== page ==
EUMies Award 2007, nomination
Commissioner Award 2007
ZV Bauherrenpreis Client Award 2006
Located between the historical towns of Krems and Stein, Austria, the former Minoriten Monastery, now known as “und,” has been transformed into a renowned winery that serves as a bridge connecting both towns. While Krems and Stein merged in 1938 after nearly a century of separation, they each boast rich histories dating back over 1000 years. Krems, often considered the secret capital of Lower Austria, is home to Austria’s largest art hall, a caricature museum, a literature house, and hosts numerous festivals that regularly attract culture enthusiasts.
The city is also renowned for its Danube University, founded in 1995, which welcomes more than 3000 students from 43 countries, offering diverse fields of study. The university, in conjunction with the University of Applied Sciences and the Center for Film, is planned to be consolidated into a single campus.
Dietmar Feichtinger Architectes undertook the design of the new campus, creating a transparent ensemble that provides easy access to research centers, classrooms, a library, a student dining hall, and a building for the IMC University of Applied Sciences Krems. The former power house of the Austria Tobacco Factory was revitalized to house cultural facilities, including a cinema and underground exhibition space, all on a site spanning over 33,000 square meters.
The new buildings seamlessly align with the existing ones, maintaining their symmetry. The ensemble is visually divided into public areas and less-frequented zones, such as offices, research facilities, and laboratories.
In the truest sense, a sense of spatial flow permeates the campus. This coherence is self-contained and evident throughout the design. In the western section, the main building of the IMC University of Applied Sciences Krems, adjacent to the student dormitory, completes the campus. In between, there is a smaller building housing the Austrian Film Gallery and the Austrian Study Centre for Film, which is linked underground to the Kesselhaus, where the art film cinema is situated. Both buildings, like the entirety of the new structures, feature a two-story base zone designed to function as a public area, complemented by more sheltered internal spaces.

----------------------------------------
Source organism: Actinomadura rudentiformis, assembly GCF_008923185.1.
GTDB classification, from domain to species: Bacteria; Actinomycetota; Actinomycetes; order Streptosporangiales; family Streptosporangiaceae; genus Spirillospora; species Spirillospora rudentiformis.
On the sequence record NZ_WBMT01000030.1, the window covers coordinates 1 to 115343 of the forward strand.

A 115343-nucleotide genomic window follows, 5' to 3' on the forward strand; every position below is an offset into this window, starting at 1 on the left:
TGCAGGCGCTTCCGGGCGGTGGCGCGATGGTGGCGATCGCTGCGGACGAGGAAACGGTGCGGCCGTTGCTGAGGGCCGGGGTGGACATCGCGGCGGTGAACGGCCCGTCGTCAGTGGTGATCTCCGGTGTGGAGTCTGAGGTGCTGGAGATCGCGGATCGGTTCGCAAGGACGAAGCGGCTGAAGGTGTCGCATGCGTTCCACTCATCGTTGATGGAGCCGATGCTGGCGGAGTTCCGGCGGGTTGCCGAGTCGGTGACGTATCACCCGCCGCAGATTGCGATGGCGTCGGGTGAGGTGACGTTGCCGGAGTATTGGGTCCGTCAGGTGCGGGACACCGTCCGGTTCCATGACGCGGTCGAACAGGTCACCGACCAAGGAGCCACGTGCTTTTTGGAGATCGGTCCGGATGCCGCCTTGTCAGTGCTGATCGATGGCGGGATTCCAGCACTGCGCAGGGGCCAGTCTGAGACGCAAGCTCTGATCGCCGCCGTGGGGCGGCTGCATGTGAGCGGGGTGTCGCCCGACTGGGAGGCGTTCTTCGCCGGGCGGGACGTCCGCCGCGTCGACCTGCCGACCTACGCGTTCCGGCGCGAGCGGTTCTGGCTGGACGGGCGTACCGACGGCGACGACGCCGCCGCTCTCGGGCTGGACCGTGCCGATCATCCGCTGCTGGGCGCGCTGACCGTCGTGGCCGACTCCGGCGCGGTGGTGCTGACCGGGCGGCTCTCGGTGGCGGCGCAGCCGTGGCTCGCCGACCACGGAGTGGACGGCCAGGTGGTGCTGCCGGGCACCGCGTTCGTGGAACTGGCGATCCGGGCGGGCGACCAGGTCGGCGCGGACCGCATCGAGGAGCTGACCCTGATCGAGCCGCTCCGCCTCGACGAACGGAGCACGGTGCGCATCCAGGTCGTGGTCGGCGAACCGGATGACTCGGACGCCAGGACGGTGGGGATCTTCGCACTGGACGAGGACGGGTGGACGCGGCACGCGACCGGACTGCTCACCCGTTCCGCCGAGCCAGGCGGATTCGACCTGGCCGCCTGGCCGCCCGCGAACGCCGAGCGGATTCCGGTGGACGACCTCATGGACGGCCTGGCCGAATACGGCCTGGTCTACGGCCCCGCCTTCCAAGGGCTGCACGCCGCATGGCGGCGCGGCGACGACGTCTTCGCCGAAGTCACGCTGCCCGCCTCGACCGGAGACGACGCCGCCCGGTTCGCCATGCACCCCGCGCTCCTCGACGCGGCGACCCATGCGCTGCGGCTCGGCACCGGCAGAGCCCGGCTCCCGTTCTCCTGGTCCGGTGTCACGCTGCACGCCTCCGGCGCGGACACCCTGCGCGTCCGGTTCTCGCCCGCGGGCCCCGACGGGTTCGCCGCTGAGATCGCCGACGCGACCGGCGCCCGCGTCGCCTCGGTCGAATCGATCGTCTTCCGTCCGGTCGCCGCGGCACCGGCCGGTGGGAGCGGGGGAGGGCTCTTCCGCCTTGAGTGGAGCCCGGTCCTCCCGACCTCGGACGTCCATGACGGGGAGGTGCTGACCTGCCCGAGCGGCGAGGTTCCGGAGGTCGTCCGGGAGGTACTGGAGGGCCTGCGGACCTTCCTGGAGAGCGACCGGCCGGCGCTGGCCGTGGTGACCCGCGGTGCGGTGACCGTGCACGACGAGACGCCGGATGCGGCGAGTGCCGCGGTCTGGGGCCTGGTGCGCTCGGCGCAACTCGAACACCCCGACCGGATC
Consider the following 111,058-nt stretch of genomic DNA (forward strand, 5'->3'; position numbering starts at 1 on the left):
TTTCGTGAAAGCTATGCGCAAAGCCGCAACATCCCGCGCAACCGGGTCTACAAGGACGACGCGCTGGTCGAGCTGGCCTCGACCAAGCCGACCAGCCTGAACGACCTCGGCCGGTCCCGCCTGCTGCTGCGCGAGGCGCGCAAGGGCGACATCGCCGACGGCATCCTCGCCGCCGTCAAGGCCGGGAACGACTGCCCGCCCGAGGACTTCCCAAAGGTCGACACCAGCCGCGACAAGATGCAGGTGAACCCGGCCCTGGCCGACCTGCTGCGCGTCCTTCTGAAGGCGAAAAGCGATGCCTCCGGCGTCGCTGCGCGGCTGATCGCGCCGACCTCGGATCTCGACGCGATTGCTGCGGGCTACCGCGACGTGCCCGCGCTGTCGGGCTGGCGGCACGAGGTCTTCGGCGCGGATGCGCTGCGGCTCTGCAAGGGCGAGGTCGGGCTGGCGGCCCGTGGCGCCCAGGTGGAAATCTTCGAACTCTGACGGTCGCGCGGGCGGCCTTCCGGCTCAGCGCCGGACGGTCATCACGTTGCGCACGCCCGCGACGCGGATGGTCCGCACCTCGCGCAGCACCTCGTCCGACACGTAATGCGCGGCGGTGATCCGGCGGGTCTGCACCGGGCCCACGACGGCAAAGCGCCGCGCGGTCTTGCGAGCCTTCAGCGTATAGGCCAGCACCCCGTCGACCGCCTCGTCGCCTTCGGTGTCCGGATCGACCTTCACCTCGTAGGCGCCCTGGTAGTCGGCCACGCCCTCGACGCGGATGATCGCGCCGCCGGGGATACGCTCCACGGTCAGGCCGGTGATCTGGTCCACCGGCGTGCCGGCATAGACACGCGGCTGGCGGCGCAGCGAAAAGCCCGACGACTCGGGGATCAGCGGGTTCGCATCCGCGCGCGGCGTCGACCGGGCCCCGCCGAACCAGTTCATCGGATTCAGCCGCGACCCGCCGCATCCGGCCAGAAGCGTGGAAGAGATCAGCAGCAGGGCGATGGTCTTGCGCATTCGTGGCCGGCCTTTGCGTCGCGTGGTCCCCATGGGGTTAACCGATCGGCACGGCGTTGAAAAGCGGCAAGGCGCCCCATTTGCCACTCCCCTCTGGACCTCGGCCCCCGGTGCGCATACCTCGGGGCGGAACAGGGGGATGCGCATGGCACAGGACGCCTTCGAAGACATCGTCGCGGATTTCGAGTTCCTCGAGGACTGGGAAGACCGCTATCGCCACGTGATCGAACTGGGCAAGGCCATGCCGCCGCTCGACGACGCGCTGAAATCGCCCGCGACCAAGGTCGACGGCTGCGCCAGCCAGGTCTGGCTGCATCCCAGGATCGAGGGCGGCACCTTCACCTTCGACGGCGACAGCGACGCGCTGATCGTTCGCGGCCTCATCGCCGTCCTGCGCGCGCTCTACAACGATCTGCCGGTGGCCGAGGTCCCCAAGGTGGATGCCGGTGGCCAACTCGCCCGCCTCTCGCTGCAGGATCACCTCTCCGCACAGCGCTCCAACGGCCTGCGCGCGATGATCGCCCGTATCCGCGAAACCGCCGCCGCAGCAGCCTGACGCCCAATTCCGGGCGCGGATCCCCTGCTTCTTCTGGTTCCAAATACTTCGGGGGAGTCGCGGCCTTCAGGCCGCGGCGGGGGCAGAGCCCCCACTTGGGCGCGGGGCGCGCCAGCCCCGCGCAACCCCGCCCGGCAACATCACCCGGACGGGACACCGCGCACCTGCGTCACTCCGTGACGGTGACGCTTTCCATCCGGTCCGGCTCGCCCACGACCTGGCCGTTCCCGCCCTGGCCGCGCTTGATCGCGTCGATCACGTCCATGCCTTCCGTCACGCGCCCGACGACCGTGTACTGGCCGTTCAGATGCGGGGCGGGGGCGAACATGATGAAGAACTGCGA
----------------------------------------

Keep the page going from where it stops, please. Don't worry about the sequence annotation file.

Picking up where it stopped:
One striking feature is the encompassing glass envelope that maintains uniform transparency, creating a sense of uninterrupted continuity. External sun protection panels allow each office unit to flexibly adjust its level of transparency. The double-winged vertical louvers, made of perforated aluminum profiles, can be positioned to address the sun’s angle and can stand at a ninety-degree angle to the façade during the night to facilitate night cooling. The alternative energy concept, meeting the Danube University’s requirements and developed in-house, is supplemented by a component cooling system. Water-carrying hoses on the ceiling’s underside, heat exchangers, and ground collectors collectively contribute to a pleasant indoor climate.
In most rooms, the ceilings remain uncovered to utilize the concrete as a thermal mass. Additionally, concrete surfaces, particularly in outdoor areas, are minimally sealed. The steel bridges, equipped with generous sliding doors, connect the various units. The design is minimalist, and the structural components are deliberately exposed and legible.
The design is simultaneously functional and visually striking. The architectural quality, spatial sequence, and continuous reference to the surrounding environment transform these simple structures into a complex and urban system. This Austrian interpretation of an American small-town campus creates a vibrant architectural and living symbiosis, establishing Krems and its Danube University as an extraordinary place for learning, teaching, and living.
Architect: Dietmar Feichtinger Architectes
Structural consultant: DI Kassmannhuber
Hvac consultant: Arge Allplan Vasko, Wien
Engineering: DI Peter Holzer, Wien